Orthodontic treatment for children
According to the American Association of Orthodontists, the first orthodontic consultation should be done at the age of seven with a panoramic x-ray. At this visit the orthodontist will see whether there is a malocclusion, its nature (dental or skeletal), as well as the necessity or not of a first phase treatment (phase I). In most cases, skeletal problems (for example protrusion of the mandible, crossbite) and malfunction habits (for example tongue thrusting) are confronted at this young age. Timely orthodontic treatment offers a fast and easy solution to all skeletal problems (the term skeletal refers to problems of size or coordination of the two jaws) that would otherwise be dealt totally differently–and with greater difficulty–later in the teen years. An added benefit is that preventive treatment creates room in the dental arches to facilitate the permanent teeth’s eruption.
In phase I, removable appliances (for example functional appliances, headgear), cemented appliances (for example rapid palatal expanders) and fewer braces are used. The duration of this treatment is approximately one year.
Orthodontic treatment for teenagers
The orthodontic treatment for teenagers starts with the clinical examination and the evaluation of the panoramic and the cephalometric x-rays.
Braces (either metal or ceramic) are bonded on the tooth surface in combination with orthopedic appliances, if a skeletal problem exists simultaneously. The average duration of this treatment is two years with proportional monthly visits and its aim is the creation of a healthy, beautiful and functionally balanced occlusion. Alternative to the traditional brackets, the techniques of alignment with invisible aligners (see orthodontic appliances) can be used in teenagers.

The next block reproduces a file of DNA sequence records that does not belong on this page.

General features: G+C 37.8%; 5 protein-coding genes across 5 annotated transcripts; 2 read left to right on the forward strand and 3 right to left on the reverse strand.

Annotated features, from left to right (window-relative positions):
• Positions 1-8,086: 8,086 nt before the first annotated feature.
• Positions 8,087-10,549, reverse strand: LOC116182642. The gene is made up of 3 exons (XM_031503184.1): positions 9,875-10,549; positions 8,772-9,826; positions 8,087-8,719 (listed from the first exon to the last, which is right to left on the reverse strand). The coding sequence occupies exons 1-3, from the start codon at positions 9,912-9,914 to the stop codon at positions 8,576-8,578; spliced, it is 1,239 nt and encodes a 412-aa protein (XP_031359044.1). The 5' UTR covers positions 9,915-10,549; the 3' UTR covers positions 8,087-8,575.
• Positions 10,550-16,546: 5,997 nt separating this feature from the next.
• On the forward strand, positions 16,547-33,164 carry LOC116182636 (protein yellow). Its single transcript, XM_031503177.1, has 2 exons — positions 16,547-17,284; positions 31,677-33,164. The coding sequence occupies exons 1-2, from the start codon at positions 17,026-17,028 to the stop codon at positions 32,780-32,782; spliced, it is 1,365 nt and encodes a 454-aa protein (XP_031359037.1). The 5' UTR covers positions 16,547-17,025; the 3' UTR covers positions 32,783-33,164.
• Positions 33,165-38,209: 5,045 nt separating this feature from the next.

Orthodontic treatment for adults
In recent years with the evolution of technology and the innovation of new alternative methods of teeth straightening, the orthodontic treatment of adults gains more and more popularity. The adult patients’ goal is either the complete rehabilitation of their malocclusion problem, or they are referred to the orthodontist by their general practitioner for a short orthodontic treatment to facilitate the performance of prosthodontic treatment. In other instances, the referral is done by the periodontist in order for the periodontal teeth to be moved to a more favorable position and then get stabilized in this position, so as not to accept huge forces. In these cases, there is a close collaboration between the general and the specialized dentist. A substantial proportion of cases of this category is nowadays treated with the method of clear aligners. This method consists of a series of individualized transparent aligners from polyurethane that cover the teeth completely and are removed at meals. The patient must change them every 7-10 days.